This article has been republished from my blog, www.findingmysingingvoice.com.
I wrote in my previous post that finding the right voice teacher is the most important decision an aspiring singer can make. I included some ideas on what to look for in a teacher. But how do you go about finding that person? Here are a few ideas.
* Ask singers you admire: Not all teachers advertise their studios, so word of mouth is probably the best way to find a voice teacher. If you go to a concert or club where a local singer performs, ask if the singer gives lessons. If not, maybe the singer can recommend a friend who teaches or even put you in contact with her or his own teacher.
* Ask a musician: These people can probably recommend someone: your school choir/band/orchestra director or music teacher, the music director or cantor at your church or place of worship, your piano teacher, or your friend's piano teacher.
* Find a community music school: There are thousands of community arts schools (nonprofit, non-degree granting, community-based institutions) in the United States. Many of their teachers are experienced performers with multiple degrees and years of teaching experience. Prices are often on the low end. Find a school near you at www.nationalguild.org.
* Contact your local college or university: Many professors supplement their salaries by giving private lessons. You can also inquire whether any advanced students teach voice. (If cost is a concern, keep in mind that students will certainly charge less their professors do.) Ask for a graduate student, an advanced undergrad, or someone who has taken classes in vocal pedagogy or music education. Vocal pedagog means the study of teaching singing.) The downside to studying with a college student is that he or she could leave the area after graduation.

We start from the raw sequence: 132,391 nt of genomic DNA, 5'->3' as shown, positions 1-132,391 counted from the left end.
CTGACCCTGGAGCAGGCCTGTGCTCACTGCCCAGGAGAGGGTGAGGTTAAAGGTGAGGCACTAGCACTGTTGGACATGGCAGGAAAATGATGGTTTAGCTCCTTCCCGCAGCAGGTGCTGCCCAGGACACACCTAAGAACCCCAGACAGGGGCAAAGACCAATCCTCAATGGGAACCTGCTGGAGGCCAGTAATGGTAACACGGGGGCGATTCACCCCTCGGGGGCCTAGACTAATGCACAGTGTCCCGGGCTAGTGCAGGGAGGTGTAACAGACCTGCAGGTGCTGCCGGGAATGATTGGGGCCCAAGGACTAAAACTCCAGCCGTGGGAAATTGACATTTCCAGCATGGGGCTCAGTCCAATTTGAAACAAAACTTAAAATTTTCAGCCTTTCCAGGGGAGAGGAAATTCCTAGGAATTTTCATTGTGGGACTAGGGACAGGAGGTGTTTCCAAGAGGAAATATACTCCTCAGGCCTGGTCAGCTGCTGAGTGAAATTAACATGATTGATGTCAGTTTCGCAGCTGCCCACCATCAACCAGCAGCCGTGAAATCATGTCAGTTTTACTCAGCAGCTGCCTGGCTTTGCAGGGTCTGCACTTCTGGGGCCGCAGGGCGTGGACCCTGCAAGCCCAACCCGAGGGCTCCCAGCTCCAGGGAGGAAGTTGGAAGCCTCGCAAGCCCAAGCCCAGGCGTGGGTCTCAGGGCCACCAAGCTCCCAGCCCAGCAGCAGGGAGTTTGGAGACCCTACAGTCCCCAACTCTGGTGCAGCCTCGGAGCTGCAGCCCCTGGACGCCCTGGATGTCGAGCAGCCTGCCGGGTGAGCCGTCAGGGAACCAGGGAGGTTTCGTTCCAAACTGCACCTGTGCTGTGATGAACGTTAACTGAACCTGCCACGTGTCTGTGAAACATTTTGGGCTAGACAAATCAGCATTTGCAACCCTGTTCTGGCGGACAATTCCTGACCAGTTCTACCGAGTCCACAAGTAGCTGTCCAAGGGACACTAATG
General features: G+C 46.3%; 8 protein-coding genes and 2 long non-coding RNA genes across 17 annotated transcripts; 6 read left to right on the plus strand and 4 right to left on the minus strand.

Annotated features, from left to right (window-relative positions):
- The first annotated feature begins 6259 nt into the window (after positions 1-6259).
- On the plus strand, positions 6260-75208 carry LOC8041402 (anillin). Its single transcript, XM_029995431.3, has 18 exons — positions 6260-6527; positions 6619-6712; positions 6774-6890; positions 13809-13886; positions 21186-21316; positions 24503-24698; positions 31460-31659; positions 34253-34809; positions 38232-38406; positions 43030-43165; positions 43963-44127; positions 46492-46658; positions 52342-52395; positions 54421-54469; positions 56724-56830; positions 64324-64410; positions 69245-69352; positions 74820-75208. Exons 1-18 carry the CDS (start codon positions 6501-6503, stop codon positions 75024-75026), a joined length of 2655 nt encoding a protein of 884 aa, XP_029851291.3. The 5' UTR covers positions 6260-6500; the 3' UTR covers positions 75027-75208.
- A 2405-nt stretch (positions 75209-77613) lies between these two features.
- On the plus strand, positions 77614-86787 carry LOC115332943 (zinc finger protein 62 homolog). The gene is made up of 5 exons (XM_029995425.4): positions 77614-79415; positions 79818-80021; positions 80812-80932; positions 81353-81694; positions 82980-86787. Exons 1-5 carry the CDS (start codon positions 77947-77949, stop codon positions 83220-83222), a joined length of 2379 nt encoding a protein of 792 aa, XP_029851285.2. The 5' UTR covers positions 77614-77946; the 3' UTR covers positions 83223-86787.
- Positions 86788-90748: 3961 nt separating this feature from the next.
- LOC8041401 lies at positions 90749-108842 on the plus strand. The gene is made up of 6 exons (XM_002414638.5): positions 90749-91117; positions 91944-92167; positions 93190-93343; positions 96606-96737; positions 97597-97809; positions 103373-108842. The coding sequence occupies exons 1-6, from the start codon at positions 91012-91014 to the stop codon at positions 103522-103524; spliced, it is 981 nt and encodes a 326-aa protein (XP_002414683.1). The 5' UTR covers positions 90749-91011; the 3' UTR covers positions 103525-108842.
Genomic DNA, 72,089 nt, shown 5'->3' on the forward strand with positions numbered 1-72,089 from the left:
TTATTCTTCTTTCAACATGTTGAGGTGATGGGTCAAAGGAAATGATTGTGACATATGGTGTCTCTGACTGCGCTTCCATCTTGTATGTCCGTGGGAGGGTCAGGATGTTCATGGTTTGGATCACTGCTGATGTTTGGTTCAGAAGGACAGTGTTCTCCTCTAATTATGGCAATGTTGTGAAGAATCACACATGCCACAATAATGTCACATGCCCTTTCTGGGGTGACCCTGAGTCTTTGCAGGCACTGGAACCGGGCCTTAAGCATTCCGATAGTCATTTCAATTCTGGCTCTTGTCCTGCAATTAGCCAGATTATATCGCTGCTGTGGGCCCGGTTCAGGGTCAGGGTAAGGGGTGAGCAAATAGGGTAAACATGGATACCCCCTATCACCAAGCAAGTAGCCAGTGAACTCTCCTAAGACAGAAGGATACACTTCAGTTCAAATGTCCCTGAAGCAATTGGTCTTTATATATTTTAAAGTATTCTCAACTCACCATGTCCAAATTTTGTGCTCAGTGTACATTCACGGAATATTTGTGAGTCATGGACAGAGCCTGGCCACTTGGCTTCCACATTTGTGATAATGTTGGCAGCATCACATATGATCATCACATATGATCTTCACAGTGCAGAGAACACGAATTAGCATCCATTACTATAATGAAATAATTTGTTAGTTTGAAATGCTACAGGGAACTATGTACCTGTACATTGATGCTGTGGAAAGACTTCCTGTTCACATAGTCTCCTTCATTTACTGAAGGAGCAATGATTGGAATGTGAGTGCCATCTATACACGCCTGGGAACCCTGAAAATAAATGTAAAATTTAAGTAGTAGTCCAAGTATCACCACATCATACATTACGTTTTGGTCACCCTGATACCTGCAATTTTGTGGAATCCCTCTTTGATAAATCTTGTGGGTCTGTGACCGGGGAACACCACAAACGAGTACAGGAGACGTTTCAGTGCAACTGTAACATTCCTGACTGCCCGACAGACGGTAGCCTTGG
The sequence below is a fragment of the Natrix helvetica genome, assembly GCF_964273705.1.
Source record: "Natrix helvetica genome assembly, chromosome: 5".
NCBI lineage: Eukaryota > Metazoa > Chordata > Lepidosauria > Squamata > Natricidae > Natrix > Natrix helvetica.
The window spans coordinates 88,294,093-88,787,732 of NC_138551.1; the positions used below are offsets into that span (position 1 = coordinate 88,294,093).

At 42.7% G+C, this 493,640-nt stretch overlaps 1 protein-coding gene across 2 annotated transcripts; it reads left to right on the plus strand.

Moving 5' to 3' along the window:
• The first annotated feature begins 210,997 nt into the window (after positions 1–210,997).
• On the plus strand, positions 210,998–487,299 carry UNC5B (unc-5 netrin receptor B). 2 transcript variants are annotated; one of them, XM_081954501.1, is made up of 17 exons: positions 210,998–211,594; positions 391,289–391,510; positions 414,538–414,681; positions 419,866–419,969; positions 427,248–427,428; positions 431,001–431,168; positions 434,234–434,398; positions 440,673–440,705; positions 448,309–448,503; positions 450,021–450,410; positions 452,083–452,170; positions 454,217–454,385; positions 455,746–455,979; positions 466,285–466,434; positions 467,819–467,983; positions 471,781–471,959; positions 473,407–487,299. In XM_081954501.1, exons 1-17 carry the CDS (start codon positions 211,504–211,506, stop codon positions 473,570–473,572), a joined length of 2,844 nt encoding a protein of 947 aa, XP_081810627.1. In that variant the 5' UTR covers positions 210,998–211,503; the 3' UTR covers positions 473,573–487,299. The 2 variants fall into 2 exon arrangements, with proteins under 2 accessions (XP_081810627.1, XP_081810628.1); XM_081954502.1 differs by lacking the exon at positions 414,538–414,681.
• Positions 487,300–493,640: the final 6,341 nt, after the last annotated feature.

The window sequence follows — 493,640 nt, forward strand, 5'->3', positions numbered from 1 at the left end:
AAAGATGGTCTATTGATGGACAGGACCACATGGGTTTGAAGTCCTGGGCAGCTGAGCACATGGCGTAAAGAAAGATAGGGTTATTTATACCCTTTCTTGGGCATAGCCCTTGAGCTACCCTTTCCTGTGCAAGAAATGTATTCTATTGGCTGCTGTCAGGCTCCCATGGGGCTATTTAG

* Ask friends and family: You never know who's taken singing lessons until you ask.
* Check Craigslist: Teachers who need to fill spots in their studios often post on Craigslist. You might not find much information on the teacher's experience, but you can always ask questions by phone or email.
* Call your local music store: Many stores offer lessons on site. Others keep a list of area music teachers on hand.
* Visit www.nats.org: The National Association of Teachers of Singing (NATS) has strict requirements for its members. Teachers need to have a college degree or equivalent experience and must abide by a Code of Ethics. The NATS website allows you to search for members in your state or hometown.
* Visit www.classicalsinger.com: Classical Singer magazine is a great source for anyone who wants to sing classical music or opera. You can search the site for a teacher in your area.
* Visit www.mtna.org: The Music Teachers National Association (MTNA) is a professional organization for music teachers who are employed by a school or who teach privately. You can find members at www.mtna.org. Keep in mind, though, that MTNA doesn't screen its members. However, teachers can choose to go through the group's thorough certification process.
* Visit other websites. Two popular websites list music teachers: www.musicstaff.com andwww.privatelessons.com. In my experience, however, there aren't many voice teachers on the sites, and those that are listed seem somewhat underqualified.
* Ask a voice doctor: This may seem like an odd source, but laryngologists (voice doctors) often work closely with voice teachers to help singers who've had vocal trouble. A teacher with experience in vocal rehabilitation is a great choice if you suspect something might be wrong with your vocal cords. See my previous post on finding a voice doctor.
Good luck in your search for a voice teacher! And remember - always ask about a teacher's credentials before you sign up for lessons!